Boom! Boom! Boom... and down.
Just like a firework. We went up in the sky and now we are coming down again with pale colours. Disappointing, scaring, frustrating, frightening. We started our blog only a month ago and life resembled its old style somehow. And now we are, almost everywhere in Europe, facing another lockdown. Problems seems to come up at every corner and as much and as fast as we would like to turn away and turn everything off, it seems we can't really escape the fact that at the moment everyone's context is a bit doom and gloom. Hope has left on pure white wings together with the flocks of geese flying south in search for another summer. We are not going back to where we were. Bye.
And we, humans without wings and too much brain to spend? What should we do? Where should we go to hide or hibernate from the unsettling news? Where can we find our summer again? Our brain plasticity has an immense ability to adapt, it is a shape-shifter more than in any other being on Earth (Eagleman, 2015), but the amount of uncertainty surrounding us at this time can make even the most resilient person feel a bit wobbly. And every brain overwhelmed with all the updates needed to rewire itself according to the current context.
Clark (2013) talks about brains as predictive machines, they are "bundles of cells that support perception and action by constantly attempting to match incoming sensory inputs with top-down expectations or predictions". In simple words, our brain consistently attempt to guess what's coming up next in order to be better prepared for possible action.
We can imagine how much more work the brain might be doing in front of a new situation such as the pandemic and the lockdown, where sensory inputs might be very different and expectations remain mostly unattended.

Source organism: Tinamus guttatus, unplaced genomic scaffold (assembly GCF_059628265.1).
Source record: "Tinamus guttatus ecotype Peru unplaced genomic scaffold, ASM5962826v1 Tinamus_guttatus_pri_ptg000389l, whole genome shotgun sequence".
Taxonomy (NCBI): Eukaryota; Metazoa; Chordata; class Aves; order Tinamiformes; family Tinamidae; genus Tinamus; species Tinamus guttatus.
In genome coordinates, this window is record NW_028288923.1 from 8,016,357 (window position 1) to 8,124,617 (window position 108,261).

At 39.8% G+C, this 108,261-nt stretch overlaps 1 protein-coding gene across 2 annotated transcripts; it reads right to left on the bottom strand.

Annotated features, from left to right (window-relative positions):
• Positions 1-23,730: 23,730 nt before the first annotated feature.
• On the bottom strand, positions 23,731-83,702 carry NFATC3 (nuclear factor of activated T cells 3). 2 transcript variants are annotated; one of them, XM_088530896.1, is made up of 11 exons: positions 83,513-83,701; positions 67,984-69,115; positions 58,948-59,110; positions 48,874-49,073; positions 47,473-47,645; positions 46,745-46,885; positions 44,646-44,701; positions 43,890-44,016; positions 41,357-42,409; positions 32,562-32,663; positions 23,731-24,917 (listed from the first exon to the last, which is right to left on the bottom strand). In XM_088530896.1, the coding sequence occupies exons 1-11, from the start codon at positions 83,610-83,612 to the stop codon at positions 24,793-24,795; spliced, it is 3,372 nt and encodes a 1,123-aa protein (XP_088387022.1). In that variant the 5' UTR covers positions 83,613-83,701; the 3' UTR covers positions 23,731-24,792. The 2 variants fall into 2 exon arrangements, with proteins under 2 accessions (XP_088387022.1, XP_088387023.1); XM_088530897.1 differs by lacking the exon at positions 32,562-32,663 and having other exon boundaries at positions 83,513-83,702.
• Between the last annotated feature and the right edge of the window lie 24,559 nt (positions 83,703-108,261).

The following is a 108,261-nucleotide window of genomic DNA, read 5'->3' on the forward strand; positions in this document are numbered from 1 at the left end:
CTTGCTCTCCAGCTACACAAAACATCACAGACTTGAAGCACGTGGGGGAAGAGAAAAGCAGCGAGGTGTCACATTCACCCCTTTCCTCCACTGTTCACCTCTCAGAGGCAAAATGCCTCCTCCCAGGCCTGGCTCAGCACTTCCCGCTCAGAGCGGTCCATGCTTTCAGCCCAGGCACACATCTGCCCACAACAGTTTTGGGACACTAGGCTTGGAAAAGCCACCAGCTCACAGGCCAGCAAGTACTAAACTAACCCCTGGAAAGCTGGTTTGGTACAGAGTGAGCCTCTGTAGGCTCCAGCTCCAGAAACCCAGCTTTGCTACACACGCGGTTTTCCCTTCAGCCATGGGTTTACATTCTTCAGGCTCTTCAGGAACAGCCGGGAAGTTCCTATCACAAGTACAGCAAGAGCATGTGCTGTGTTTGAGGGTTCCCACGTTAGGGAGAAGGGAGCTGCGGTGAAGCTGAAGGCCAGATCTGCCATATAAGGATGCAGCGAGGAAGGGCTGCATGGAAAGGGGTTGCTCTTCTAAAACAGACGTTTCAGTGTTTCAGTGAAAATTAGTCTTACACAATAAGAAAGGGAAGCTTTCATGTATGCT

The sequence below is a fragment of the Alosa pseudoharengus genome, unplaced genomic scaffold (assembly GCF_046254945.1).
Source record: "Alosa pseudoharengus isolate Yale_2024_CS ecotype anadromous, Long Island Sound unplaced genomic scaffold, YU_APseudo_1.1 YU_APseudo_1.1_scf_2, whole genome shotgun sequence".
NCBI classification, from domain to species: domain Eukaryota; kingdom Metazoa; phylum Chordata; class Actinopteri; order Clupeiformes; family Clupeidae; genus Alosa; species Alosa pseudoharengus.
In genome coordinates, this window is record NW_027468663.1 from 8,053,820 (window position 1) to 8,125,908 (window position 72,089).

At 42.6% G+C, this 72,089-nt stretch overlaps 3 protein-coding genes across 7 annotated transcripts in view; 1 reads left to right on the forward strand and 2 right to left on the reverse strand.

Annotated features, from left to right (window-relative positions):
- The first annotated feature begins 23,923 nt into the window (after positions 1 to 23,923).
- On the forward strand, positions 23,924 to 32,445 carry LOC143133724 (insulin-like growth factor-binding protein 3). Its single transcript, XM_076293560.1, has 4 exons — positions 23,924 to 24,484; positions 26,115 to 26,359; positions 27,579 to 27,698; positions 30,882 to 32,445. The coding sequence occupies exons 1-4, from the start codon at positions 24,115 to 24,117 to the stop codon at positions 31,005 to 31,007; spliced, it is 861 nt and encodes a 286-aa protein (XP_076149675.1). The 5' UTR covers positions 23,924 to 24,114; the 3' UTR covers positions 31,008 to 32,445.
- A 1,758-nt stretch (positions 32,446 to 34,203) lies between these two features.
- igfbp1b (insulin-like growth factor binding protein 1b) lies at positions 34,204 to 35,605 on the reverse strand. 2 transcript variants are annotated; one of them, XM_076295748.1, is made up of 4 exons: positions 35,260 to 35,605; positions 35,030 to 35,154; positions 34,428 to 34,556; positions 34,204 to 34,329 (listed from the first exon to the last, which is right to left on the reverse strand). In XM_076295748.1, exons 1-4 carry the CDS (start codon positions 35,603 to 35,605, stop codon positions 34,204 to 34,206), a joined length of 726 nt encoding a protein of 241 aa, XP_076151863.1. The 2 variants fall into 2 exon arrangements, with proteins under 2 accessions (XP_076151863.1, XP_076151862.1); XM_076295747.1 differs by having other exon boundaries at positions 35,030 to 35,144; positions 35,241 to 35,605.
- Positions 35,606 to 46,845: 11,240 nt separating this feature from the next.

Uncertainty then sets in with uncomfortable amounts such that the brain, unable to predict most daily events, fires up a threat response. "I can't predict well enough, then my dear companion, you could be in danger."
How could we cool it down again?
Well, sometimes the answer lies in the most simple recipes. What is so extremely predictable and obvious in our every day life? What is that container that make our life so structured and comfortable?
Our routine is formed by a set of actions that we engage with on a daily basis (or so) so much that they become habits. Habits use zero brain energy and have predictable outcomes, that are learned and consistently reinforced. Routine responds to the predictive coding theory (Muckli et al, 2013; Petro et al, 2020) of our brain which estimates what's about to happen, in this case, obtaining an accurate prediction with minimal error.
The brain then is less overwhelmed, less overworked and freed from small decision making. It has a surplus of energy and space that can be possibly used for creativity and focus for the task. It is less likely going to find obstacles to complete the actions planned and more prone to find satisfaction in a predictable reward that can be easily expected by habit (Martell et al, 2001).
What to do then in Lockdown number 2? If your routine is not hindering but promoting you and others, go ahead and make even more of it. Is your routine making you feeling confined and restricted? Introduce novelty as variety is key to increase rewards such as achievement, pleasure and connections to others. Has your routine lost part of itself due to the restrictions? Don't leave that time empty but find a suitable alternative.
Ultimately ask yourself if your routine is mirroring your values, those qualities of yourself that you want to show in life and those directions that you want to take.
Your routine could maintain a basic structure, or have a new face or just some additions or alternatives and still satisfy predictability. But as long as you keep it close, like a precious old friend or a warm overused blanket, it will make you feel safe, solid and grounded whatever happens and whatever the restrictions.
Just don't let it go. Boom.
Clark, A. (2013) Whatever next? Predictive brains, situated agents, and the future of cognitive science. Behavioral and Brain Sciences,36(3), 181-204.
Eagleman, D. (2015) The brain: The story of you, Edinburgh, Canongate Books.
Martell, C. R., Addis, M. E. & Jacobson, N. S. (2001) Depression in Context: Strategies for Guided Action. Norton.
Muckli, L. , Petro, L.S. and Smith, F.W. (2013) Backwards is the way forward: feedback in the cortical hierarchy predicts the expected future. Behavioral and Brain Sciences, 36(3), p. 221.
Petro, L. S. and Muckli, L. (2020) Neuronal codes for predictive processing in cortical layers. Behavioral and Brain Sciences, 43, e142.